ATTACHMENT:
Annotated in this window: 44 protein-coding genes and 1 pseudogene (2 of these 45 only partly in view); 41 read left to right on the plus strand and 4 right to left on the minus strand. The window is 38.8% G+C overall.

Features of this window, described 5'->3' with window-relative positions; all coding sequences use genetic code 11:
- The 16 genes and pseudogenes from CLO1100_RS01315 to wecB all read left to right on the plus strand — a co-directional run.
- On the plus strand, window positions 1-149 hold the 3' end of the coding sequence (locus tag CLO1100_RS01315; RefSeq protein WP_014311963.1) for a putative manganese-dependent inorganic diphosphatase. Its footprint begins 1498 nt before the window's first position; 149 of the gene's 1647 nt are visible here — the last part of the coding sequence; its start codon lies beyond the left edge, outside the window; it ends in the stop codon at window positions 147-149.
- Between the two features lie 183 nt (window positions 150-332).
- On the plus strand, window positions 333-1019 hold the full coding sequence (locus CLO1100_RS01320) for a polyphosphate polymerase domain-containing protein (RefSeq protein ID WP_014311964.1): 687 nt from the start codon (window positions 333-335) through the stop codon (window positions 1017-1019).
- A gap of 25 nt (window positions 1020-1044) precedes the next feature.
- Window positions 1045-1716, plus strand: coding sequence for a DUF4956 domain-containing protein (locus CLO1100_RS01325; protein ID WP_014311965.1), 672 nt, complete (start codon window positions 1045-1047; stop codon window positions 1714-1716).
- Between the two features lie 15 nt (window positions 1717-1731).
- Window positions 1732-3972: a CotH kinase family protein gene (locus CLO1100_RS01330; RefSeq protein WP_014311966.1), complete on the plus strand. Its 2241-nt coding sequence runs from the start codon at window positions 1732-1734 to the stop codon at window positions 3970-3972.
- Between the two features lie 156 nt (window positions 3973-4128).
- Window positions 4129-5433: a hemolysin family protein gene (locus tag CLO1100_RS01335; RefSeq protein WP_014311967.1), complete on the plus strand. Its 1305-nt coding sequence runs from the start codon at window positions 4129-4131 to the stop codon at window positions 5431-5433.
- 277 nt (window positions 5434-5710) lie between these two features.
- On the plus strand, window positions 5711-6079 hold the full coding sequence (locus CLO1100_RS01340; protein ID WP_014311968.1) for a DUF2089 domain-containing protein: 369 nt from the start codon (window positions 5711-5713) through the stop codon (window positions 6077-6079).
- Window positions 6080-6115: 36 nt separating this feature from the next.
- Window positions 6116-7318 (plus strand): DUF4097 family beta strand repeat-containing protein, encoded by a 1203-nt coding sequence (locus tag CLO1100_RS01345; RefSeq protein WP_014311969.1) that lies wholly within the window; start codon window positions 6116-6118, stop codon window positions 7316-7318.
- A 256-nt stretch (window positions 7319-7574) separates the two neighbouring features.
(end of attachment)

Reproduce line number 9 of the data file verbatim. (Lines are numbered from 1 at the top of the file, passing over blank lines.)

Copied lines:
- Between the two features lie 15 nt (window positions 1717-1731).